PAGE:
3 Steps Towards Turning Your Speech Therapy Students into Wax

3 Steps Towards Turning Your Speech Therapy Students into Wax

Raise your hand if you LOVE going to wax museums. Earlier this year, I got a chance to visit one for the first time and I couldn’t believe how realistic the statues looked. The wax museum was a great experience for me (an adult), so I can only imagine how awesome it would be if I could take all of my elementary school-aged students to one, but alas, I just don’t have the cash for that . . .

I’m so poor that sometimes I eat my cereal with a fork just to save milk, LOL!

So I figured, instead of bringing the kiddos to the wax museum, I simply just created MY OWN and my speech therapy students were the WAX STATUES! It was fabulous and I want to teach you how to do it, too!

Step 1 – Get started!

Let’s pretend we are working with 2 articulation clients in a group speech therapy session. The boy (let’s call him Brad) is working on perfecting his final R sound and the girl (let’s call her Angelina) is working on creating an appropriate initial TH sound (Brad and Angelina?! YES! LOL!). Have both students write down words that they can think of that have their sound on cards. For example, Brad will probably jot down words like bear, guitar, dinosaur, etc. and Angelina will most likely come up with words like thief, thirsty, thumbtack, etc.

Step 2 – Get waxy!

Next, put all the cards randomly on the table. As always, ladies should go first, so ask Angelina to pick a card at random. After she sees the word, she must stand up and turn into a wax statue of the word she chose. While she is posing perfectly still, you and Brad have to try your hardest to guess what she is; but don’t forget to remind her that she CAN’T MOVE! This is sort of like charades, but with an SLP twist.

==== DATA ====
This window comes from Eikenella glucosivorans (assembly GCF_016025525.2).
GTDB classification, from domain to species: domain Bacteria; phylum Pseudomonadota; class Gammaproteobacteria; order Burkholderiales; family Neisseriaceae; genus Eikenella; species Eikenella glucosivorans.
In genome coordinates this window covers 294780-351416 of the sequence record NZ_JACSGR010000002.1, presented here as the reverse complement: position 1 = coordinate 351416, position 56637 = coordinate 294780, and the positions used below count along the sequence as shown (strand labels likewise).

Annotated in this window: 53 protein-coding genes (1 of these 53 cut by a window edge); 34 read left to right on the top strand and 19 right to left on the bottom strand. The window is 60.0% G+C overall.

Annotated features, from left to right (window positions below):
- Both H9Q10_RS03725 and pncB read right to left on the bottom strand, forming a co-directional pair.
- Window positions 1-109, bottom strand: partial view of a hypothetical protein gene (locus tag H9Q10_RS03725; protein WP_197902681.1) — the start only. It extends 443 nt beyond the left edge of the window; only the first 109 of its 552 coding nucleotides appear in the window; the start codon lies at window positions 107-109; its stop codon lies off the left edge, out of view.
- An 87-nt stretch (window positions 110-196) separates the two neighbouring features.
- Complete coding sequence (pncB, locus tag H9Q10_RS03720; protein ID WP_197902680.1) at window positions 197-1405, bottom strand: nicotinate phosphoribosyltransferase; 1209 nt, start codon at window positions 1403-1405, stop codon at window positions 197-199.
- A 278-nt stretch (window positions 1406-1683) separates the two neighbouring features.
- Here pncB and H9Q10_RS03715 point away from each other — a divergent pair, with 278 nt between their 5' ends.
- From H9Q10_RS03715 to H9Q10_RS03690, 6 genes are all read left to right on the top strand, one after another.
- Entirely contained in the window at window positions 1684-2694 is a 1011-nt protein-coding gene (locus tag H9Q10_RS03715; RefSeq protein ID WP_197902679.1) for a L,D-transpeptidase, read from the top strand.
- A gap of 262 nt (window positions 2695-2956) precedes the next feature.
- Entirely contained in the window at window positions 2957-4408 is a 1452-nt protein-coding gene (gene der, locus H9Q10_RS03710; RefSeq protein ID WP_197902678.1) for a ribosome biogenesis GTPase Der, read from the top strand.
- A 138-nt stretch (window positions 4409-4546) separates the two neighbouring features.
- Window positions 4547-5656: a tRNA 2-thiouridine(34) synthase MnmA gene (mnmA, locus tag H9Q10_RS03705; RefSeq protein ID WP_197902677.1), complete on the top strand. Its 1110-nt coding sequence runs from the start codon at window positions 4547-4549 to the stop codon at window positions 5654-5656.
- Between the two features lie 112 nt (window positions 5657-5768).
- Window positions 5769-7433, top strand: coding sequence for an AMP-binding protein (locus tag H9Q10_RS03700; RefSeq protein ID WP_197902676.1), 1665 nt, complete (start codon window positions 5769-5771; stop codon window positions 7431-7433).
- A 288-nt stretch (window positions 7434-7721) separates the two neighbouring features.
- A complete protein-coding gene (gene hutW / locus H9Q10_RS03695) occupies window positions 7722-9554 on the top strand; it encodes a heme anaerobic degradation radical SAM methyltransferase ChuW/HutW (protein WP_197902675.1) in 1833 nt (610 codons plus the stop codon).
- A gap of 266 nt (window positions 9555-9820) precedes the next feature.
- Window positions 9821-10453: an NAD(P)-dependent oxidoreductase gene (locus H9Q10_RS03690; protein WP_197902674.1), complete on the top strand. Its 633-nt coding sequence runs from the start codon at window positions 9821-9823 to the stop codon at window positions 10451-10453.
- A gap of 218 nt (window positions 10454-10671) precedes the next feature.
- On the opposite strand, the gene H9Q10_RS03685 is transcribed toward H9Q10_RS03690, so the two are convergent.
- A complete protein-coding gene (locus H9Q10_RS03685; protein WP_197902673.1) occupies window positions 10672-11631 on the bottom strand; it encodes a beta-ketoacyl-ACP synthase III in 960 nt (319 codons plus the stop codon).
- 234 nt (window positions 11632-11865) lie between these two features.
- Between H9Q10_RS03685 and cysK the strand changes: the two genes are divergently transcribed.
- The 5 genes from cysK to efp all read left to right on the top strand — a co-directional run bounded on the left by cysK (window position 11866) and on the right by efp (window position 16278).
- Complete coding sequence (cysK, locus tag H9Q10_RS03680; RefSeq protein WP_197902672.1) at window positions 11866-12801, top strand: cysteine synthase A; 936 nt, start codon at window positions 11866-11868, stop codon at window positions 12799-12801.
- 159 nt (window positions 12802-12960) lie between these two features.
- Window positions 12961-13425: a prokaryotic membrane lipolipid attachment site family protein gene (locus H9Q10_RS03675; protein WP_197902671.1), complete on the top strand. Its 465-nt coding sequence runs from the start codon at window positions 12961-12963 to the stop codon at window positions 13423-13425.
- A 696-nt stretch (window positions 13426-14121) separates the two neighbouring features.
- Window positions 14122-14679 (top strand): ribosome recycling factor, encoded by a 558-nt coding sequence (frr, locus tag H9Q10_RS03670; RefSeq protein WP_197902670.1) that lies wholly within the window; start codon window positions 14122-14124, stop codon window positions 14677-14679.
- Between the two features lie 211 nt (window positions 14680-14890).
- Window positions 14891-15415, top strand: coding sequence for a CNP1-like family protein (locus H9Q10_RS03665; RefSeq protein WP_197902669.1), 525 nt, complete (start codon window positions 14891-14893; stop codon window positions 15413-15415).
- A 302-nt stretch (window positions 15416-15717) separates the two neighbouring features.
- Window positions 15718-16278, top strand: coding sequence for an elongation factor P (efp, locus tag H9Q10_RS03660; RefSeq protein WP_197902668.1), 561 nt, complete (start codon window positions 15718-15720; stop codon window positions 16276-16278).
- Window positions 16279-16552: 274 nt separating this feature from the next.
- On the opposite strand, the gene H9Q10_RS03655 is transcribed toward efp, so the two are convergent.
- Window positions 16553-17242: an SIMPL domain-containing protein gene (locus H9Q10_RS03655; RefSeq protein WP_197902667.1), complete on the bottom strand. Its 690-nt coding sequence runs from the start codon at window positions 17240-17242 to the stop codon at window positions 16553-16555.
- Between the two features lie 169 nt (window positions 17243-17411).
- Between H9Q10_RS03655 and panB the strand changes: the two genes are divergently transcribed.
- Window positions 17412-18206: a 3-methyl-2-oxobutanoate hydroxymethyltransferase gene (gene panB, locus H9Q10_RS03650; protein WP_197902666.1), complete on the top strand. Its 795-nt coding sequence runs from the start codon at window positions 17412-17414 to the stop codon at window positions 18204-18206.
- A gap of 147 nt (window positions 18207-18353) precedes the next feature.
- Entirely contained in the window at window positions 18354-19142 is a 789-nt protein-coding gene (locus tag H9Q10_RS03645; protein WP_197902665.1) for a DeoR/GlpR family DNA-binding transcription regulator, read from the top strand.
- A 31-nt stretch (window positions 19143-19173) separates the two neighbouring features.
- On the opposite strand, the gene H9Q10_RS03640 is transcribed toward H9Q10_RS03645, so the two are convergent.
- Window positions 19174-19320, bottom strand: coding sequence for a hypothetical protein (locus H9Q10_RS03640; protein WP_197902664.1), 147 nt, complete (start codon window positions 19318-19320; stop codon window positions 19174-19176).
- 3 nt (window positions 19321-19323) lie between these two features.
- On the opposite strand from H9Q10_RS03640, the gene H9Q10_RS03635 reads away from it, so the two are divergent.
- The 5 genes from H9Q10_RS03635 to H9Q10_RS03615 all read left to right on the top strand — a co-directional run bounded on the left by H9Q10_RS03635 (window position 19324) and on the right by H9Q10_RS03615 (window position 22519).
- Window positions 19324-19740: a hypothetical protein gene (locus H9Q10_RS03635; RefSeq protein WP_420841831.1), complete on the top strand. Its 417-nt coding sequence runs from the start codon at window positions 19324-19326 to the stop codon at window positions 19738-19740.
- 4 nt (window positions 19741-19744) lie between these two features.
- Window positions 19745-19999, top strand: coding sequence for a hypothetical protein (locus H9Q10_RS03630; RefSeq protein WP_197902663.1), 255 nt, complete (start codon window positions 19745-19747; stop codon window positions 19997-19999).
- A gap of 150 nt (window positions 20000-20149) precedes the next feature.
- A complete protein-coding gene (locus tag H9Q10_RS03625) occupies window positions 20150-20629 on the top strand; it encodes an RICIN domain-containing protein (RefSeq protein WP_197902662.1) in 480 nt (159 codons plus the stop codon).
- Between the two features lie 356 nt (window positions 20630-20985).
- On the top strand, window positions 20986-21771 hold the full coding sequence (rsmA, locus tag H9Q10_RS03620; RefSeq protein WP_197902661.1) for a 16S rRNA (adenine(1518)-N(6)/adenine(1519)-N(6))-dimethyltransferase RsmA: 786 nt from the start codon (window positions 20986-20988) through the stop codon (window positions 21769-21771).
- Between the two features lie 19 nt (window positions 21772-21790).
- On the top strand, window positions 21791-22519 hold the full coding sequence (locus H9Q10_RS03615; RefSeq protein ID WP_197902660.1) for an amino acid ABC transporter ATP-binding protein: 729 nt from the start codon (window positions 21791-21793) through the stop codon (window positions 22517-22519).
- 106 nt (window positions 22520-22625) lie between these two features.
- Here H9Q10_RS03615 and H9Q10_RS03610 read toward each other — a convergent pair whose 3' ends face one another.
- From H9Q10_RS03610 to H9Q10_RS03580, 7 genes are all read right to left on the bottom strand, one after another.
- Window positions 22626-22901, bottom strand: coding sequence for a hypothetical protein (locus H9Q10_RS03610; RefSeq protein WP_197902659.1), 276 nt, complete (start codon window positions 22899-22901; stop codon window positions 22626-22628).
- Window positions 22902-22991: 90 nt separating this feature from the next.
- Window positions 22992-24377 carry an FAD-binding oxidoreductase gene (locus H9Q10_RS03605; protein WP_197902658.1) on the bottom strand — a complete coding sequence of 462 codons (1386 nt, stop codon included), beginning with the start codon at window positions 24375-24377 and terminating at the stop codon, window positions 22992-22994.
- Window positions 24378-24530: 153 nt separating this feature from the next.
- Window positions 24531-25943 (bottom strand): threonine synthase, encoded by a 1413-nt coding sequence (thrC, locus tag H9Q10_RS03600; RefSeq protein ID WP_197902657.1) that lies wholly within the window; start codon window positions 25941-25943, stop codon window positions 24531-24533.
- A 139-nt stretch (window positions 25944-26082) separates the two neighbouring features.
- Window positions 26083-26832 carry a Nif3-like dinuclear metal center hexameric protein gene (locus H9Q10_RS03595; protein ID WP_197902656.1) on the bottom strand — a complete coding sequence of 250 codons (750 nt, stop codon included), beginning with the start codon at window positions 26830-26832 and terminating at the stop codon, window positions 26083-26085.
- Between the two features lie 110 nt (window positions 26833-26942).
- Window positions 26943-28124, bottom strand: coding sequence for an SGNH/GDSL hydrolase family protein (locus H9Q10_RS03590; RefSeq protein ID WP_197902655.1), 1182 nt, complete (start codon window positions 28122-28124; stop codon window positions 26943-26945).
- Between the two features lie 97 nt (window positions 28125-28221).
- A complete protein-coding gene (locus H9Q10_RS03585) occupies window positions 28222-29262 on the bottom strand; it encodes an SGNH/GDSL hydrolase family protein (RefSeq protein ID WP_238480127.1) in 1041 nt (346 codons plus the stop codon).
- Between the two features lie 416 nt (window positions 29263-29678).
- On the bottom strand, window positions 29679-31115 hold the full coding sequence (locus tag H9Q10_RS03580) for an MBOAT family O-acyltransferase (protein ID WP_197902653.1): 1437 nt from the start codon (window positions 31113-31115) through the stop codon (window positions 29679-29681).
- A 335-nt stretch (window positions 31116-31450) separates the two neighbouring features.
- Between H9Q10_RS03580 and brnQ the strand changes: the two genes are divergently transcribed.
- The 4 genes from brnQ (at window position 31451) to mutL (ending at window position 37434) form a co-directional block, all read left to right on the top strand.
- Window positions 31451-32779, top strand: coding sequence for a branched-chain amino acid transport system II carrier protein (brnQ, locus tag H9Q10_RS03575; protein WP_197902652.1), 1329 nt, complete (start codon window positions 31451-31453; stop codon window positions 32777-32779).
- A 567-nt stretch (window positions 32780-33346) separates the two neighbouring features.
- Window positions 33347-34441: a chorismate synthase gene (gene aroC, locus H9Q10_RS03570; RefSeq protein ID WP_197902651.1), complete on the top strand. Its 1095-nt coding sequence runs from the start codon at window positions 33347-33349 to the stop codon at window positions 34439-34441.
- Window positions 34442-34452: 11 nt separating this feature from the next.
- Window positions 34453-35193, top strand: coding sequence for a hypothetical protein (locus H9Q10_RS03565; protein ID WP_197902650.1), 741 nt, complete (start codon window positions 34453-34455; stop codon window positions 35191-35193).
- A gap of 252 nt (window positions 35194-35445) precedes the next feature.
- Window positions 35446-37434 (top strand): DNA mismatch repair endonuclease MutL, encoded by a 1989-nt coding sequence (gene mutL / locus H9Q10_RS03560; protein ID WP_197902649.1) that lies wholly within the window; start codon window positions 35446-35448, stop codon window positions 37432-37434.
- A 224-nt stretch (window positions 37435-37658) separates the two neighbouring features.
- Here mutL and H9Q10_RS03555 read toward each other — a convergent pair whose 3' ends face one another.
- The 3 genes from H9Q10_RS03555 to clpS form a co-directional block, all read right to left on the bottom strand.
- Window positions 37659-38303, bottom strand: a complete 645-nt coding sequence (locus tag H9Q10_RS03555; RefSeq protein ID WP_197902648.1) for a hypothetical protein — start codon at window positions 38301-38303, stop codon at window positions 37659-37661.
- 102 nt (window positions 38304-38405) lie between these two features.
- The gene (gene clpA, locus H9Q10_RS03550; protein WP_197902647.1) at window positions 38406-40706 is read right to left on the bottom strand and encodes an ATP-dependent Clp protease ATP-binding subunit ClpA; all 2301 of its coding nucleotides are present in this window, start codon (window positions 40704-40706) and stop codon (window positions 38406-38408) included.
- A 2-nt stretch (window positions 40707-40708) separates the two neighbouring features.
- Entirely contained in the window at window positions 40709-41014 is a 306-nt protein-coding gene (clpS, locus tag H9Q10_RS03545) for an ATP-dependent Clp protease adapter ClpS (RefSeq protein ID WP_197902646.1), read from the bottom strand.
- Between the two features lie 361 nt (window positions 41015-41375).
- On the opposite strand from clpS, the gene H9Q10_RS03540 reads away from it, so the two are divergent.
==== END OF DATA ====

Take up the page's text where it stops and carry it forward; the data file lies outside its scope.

Step 3 – Get creative!

Here are just a few examples of what you might see from Brad and Angelina:

  • Bear – a mouth open and claws in the air pose.
  • Guitar – a rock star air guitar pose.
  • Dinosaur – a scary/sharp teeth pose.
  • Thief – a sneaky pose.
  • Thirsty – a sweaty/tongue out of mouth pose.
  • Thumbtack – a one foot up in pain pose (stepped on a thumbtack, ouch!).

In closing . . .

This game is amazing because it gives all students the opportunity to get out of their seats while they practice their articulation. I just adore speech activities that involve ungluing our behinds from those uncomfortable school chairs! Have you ever done an activity like this one before? Was it a success? Did your students have a blast? I look forward to hearing from you. Oh, and Brad and Angelina look forward to hearing from you, too! LOL!

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